Russian 1968 Prague Spring Invasion Film Angers Czechs, Slovaks

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A Russian film about the 1968 Soviet-led invasion of Czechoslovakia has incensed the Czech and Slovak governments, who said it distorts history by justifying the armed crackdown on the democratic “Prague Spring” movement.

The two former federation partners, who split peacefully in 1993, protested the way the documentary portrayed the invasion as a friendly move to protect against a potential threat from the North Atlantic Treaty Organization. Both countries’ foreign ministries condemned the film for using Soviet-era images and propaganda techniques. The film “grossly distorts” the facts, Czech Foreign Minister Lubomir Zaoralek said in a statement after summoning the Russian ambassador on Monday.

The invasion was a “long-lasting tragedy for Czechoslovakia and its people,” the Slovak ministry said on its website. The documentary, which aired on state Rossiya 1 television May 23, “is trying to rewrite history and falsify historical truths about this dark chapter of our history.”

Soviet tanks, accompanied by troops from other satellite nations, rolled into Czechoslovakia in August 1968 to crush the so-called Prague Spring -- a cultural and political awakening that began to loosen the Communist government’s restrictions on individual freedoms. The invasion came 12 years after the bloody suppression of an anti-Communist uprising in Hungary.

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As the channel is state-run, “we are convinced that the government of Russian Federation will take adequate steps to prevent distortions,” the Slovak ministry said.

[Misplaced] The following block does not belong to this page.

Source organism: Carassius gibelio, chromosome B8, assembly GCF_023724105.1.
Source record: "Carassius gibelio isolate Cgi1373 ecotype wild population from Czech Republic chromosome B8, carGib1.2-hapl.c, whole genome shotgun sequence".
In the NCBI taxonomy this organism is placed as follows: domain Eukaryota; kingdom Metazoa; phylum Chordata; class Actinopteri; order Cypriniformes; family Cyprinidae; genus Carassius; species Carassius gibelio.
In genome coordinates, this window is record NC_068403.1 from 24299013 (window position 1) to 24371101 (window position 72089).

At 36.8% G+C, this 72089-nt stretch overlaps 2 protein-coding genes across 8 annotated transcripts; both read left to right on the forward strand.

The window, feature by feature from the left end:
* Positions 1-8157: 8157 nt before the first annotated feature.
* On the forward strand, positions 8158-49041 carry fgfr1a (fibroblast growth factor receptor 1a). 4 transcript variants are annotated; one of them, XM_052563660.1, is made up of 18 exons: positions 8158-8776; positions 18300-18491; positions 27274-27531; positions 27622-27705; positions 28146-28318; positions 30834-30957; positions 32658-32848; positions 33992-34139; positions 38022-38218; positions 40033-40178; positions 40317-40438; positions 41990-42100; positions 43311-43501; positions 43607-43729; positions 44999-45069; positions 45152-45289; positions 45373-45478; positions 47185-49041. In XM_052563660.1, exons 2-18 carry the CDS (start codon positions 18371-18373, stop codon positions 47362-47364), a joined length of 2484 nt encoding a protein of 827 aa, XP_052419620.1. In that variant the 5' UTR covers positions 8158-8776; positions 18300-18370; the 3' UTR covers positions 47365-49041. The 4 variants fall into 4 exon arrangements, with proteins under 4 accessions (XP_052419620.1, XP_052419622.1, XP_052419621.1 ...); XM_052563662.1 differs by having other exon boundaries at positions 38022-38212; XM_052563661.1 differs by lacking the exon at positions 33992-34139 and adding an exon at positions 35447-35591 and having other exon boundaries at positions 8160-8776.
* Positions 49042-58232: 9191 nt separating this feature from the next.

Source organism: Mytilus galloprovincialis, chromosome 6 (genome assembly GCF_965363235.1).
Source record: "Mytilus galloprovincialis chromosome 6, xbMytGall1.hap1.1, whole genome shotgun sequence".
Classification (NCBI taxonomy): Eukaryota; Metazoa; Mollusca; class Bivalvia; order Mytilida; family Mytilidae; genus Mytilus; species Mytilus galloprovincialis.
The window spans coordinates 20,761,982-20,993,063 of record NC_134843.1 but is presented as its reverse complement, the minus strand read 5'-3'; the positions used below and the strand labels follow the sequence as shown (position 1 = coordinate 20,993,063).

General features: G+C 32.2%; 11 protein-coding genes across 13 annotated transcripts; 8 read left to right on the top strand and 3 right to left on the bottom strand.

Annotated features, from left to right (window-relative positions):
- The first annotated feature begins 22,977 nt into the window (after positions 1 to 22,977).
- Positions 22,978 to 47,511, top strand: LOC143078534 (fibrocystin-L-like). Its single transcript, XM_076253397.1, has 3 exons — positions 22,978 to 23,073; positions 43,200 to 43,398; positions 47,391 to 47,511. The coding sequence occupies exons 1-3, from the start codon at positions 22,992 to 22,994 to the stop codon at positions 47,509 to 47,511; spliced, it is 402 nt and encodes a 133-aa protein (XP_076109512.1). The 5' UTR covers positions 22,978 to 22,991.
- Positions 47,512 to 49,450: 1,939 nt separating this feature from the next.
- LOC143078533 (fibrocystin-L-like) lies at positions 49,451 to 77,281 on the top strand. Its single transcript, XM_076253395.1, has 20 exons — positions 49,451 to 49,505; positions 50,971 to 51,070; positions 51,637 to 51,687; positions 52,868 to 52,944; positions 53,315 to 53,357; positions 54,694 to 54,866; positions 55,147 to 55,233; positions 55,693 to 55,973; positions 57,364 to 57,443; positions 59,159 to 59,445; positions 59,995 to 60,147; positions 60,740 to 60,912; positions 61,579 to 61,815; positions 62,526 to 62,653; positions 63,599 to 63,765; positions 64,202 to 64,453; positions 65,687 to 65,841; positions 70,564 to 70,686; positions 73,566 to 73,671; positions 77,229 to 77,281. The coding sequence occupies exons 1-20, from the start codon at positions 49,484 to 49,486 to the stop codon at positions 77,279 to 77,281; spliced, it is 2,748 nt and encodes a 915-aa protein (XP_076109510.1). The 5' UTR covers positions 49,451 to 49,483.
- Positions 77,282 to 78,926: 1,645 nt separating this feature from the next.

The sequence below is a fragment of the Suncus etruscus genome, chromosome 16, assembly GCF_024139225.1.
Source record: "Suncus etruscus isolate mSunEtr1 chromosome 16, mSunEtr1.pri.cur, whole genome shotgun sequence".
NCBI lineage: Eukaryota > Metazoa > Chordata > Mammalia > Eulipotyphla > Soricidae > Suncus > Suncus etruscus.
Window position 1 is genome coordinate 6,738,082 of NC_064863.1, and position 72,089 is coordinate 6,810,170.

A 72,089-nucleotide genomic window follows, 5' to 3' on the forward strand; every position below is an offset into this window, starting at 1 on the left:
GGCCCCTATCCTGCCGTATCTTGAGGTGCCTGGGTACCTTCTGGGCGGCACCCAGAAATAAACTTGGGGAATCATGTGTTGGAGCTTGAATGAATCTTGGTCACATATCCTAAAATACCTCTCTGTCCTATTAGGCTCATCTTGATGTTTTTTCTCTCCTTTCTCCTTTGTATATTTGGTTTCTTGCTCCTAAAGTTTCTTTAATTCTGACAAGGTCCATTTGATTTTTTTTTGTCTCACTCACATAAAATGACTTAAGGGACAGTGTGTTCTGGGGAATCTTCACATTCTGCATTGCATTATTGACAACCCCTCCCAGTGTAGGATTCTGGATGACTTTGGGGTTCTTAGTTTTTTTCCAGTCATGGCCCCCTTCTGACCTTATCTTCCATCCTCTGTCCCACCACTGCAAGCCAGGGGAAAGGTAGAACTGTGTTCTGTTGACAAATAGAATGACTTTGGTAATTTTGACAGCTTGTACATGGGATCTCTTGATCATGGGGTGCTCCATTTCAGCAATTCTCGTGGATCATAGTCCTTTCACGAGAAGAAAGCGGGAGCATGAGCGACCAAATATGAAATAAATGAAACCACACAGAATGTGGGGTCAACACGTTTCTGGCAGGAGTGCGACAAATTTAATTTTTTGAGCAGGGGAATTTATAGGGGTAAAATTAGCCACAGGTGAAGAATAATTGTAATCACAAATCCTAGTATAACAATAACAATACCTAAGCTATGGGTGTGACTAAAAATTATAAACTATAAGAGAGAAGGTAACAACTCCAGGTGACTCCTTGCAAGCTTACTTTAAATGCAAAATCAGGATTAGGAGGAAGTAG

The conflict comes on the eve of Slovak Prime Minister Robert Fico’s scheduled meeting with Russian President Vladimir Putin and Prime Minister Dimitry Medvedev on Tuesday. They will discuss oil and gas imports to Slovakia, a transit country for deliveries to other European states. The country of 5.4 million is also a neighbor of Ukraine, which is struggling to fight pro-Russian separatists in a war the European Union and the U.S. say is being stoked by Putin’s government. Russia says it’s not involved.

The spat over the film signals further deterioration of relations between Russia and the EU, which the two ex-Communist nations joined in 2004. Last week Russia barred 89 EU politicians and diplomats from entry, including four Czechs. Zaoralek and Czech Prime Minister Bohuslav Sobotka have condemned the list, along with other politicians.

“Along with the unexplained blacklisting of some Czech and EU politicians, it’s more proof of the deterioration of Russian democracy and the onset of Brezhnev-like thinking and behavior,” said Czech European Parliament deputy Pavel Telicka, alluding to Soviet leader Leonid Brezhnev, who oversaw the invasion and ruled the bloc for almost two decades.

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